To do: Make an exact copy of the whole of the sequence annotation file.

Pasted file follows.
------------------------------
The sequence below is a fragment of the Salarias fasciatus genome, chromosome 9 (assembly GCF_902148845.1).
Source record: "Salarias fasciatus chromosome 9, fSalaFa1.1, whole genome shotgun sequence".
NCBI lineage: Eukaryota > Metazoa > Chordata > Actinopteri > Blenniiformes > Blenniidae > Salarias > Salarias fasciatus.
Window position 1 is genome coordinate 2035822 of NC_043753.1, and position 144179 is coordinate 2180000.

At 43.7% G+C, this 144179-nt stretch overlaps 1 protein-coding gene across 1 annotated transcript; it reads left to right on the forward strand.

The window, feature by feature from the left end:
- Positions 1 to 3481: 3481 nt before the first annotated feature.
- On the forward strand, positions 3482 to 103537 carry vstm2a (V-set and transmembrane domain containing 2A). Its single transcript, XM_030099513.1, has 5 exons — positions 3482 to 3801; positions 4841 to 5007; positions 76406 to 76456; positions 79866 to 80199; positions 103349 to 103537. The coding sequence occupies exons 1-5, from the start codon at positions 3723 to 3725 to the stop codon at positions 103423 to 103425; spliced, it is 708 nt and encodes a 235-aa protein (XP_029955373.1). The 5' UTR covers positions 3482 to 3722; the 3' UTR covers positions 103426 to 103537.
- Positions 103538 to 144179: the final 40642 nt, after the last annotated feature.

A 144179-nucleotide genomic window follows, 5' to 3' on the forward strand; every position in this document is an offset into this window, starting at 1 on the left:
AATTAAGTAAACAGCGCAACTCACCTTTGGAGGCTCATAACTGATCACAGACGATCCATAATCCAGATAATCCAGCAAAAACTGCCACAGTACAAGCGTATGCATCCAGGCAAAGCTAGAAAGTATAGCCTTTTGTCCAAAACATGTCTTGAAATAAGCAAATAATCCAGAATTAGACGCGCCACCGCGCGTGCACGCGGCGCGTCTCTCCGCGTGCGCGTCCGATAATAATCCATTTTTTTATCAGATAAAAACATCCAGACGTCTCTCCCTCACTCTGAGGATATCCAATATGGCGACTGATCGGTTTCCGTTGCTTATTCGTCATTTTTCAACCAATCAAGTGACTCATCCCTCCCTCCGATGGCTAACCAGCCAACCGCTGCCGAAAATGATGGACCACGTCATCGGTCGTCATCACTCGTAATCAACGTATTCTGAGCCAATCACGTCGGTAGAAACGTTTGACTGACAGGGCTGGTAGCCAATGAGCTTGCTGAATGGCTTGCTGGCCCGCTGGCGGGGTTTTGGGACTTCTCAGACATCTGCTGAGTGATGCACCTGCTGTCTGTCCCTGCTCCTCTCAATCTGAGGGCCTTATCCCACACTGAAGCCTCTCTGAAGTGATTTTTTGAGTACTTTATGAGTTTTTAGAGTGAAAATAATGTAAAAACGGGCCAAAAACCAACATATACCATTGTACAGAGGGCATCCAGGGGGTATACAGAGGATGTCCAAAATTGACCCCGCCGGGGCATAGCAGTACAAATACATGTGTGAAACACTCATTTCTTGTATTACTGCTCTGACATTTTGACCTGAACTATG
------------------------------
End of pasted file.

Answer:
The sequence below is a fragment of the Salarias fasciatus genome, chromosome 9 (assembly GCF_902148845.1).
Source record: "Salarias fasciatus chromosome 9, fSalaFa1.1, whole genome shotgun sequence".
NCBI lineage: Eukaryota > Metazoa > Chordata > Actinopteri > Blenniiformes > Blenniidae > Salarias > Salarias fasciatus.
Window position 1 is genome coordinate 2035822 of NC_043753.1, and position 144179 is coordinate 2180000.

At 43.7% G+C, this 144179-nt stretch overlaps 1 protein-coding gene across 1 annotated transcript; it reads left to right on the forward strand.

The window, feature by feature from the left end:
- Positions 1 to 3481: 3481 nt before the first annotated feature.
- On the forward strand, positions 3482 to 103537 carry vstm2a (V-set and transmembrane domain containing 2A). Its single transcript, XM_030099513.1, has 5 exons — positions 3482 to 3801; positions 4841 to 5007; positions 76406 to 76456; positions 79866 to 80199; positions 103349 to 103537. The coding sequence occupies exons 1-5, from the start codon at positions 3723 to 3725 to the stop codon at positions 103423 to 103425; spliced, it is 708 nt and encodes a 235-aa protein (XP_029955373.1). The 5' UTR covers positions 3482 to 3722; the 3' UTR covers positions 103426 to 103537.
- Positions 103538 to 144179: the final 40642 nt, after the last annotated feature.

A 144179-nucleotide genomic window follows, 5' to 3' on the forward strand; every position in this document is an offset into this window, starting at 1 on the left:
AATTAAGTAAACAGCGCAACTCACCTTTGGAGGCTCATAACTGATCACAGACGATCCATAATCCAGATAATCCAGCAAAAACTGCCACAGTACAAGCGTATGCATCCAGGCAAAGCTAGAAAGTATAGCCTTTTGTCCAAAACATGTCTTGAAATAAGCAAATAATCCAGAATTAGACGCGCCACCGCGCGTGCACGCGGCGCGTCTCTCCGCGTGCGCGTCCGATAATAATCCATTTTTTTATCAGATAAAAACATCCAGACGTCTCTCCCTCACTCTGAGGATATCCAATATGGCGACTGATCGGTTTCCGTTGCTTATTCGTCATTTTTCAACCAATCAAGTGACTCATCCCTCCCTCCGATGGCTAACCAGCCAACCGCTGCCGAAAATGATGGACCACGTCATCGGTCGTCATCACTCGTAATCAACGTATTCTGAGCCAATCACGTCGGTAGAAACGTTTGACTGACAGGGCTGGTAGCCAATGAGCTTGCTGAATGGCTTGCTGGCCCGCTGGCGGGGTTTTGGGACTTCTCAGACATCTGCTGAGTGATGCACCTGCTGTCTGTCCCTGCTCCTCTCAATCTGAGGGCCTTATCCCACACTGAAGCCTCTCTGAAGTGATTTTTTGAGTACTTTATGAGTTTTTAGAGTGAAAATAATGTAAAAACGGGCCAAAAACCAACATATACCATTGTACAGAGGGCATCCAGGGGGTATACAGAGGATGTCCAAAATTGACCCCGCCGGGGCATAGCAGTACAAATACATGTGTGAAACACTCATTTCTTGTATTACTGCTCTGACATTTTGACCTGAACTATG